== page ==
Some observers believe that the growth in white supremacy is a direct result of the election of President Donald Trump. They cite the White House power of Steve Bannon, an avowed Alt-right advocate. And there are others like him peppered through the administration. Trump’s anti-immigrant policies, his verbal racism and bigotry, and his inability to unequivocally condemn the white supremacist’s violence in Charlottesville have also been cited. Indeed, as Virginia Attorney General Mark Herring put it, “The violence, chaos and apparent loss of life in Charlottesville is not the fault of “many sides.” It is racists and white supremacists.”
The violence, chaos, and apparent loss of life in Charlottesville is not the fault of “many sides.” It is racists and white supremacists.
— Mark Herring (@MarkHerringVA) August 12, 2017
All of these facts are unchallengeable. Plus, there is more. But the mistake is to conclude that Trump caused the white supremacist growth. Rather, it is IREHR’s analysis that Trump is the result, not the cause. Further, the national socialists among the white supremacists, and there are many, are ultimately opposed to Trump’s “dollar is supreme” version of capitalism. Further, many of them consider themselves environmentalists. While the appreciate Trump’s support, they oppose his coastline-eating policies.
There have been other qualitative leaps by white supremacists in the past four decades. In the aftermath of a Klan and neo-Nazi armed attack on anti-Klan protesters that left five dead and many wounded in Greensboro, North Carolina in November 1979, and the subsequent failure to convict any of the killers, the active white supremacist crowd grew by leaps and bounds in that state. Within a couple of years, the armed and dangerous White Patriot Party was one thousand strong in that state. Much murder and mayhem later, the white-ists were curbed by intense organizing by the North Carolinians Against Racist and Religious Violence, and ultimately by a Southern Poverty Law Center lawsuit.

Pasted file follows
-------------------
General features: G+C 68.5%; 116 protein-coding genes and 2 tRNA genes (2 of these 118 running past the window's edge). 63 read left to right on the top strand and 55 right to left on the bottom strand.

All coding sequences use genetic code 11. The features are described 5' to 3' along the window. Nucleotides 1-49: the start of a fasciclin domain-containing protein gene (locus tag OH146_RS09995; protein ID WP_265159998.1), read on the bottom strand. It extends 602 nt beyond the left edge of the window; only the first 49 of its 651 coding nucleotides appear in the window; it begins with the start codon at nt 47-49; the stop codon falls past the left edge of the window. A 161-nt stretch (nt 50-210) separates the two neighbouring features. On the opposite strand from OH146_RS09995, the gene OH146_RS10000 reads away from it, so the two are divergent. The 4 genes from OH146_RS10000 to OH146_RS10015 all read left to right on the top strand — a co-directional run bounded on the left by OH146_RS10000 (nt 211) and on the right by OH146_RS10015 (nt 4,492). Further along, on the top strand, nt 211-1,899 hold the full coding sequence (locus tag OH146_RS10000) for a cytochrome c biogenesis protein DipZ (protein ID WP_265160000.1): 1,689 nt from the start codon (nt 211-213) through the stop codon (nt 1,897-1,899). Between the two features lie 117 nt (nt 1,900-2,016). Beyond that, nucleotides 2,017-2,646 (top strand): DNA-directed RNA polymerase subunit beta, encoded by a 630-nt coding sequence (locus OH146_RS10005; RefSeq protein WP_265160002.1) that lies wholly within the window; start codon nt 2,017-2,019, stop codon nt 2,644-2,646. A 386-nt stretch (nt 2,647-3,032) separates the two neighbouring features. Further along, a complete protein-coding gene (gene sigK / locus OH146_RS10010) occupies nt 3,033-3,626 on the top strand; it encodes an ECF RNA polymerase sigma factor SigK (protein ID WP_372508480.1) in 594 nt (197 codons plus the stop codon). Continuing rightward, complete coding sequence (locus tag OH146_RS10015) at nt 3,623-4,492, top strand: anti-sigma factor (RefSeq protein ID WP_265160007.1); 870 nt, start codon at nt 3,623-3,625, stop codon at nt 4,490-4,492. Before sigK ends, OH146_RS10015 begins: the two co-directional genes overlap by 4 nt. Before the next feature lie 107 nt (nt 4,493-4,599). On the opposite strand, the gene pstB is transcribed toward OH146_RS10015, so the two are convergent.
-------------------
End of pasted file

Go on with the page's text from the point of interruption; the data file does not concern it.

As I spelled out in my 2009 book, Blood and Politics: The History of the White Nationalist Movement from the Margins to the Mainstream (available from IREHR), another leap occurred after 400 racists, led by two Klan factions, stopped a small inter-racial “brotherhood” march in Forsyth County in 1987. Many Klan rallies stomped across North Georgia in the aftermath. And David Duke was brought out of semi-retirement and two years later was elected to the Louisiana state assembly.
Now, it is anti-racists that stand at the crossroads. Will they take the time to study the situation? Can they meet the new white nationalist onslaught with a full-throated, creative response? Will they organize the unorganized white people to stand with them against the bigots? Can they build the multi-issue, multi-constituency coalitions that can grow and meet the challenges of the day? IREHR plans to do our part. Please do yours.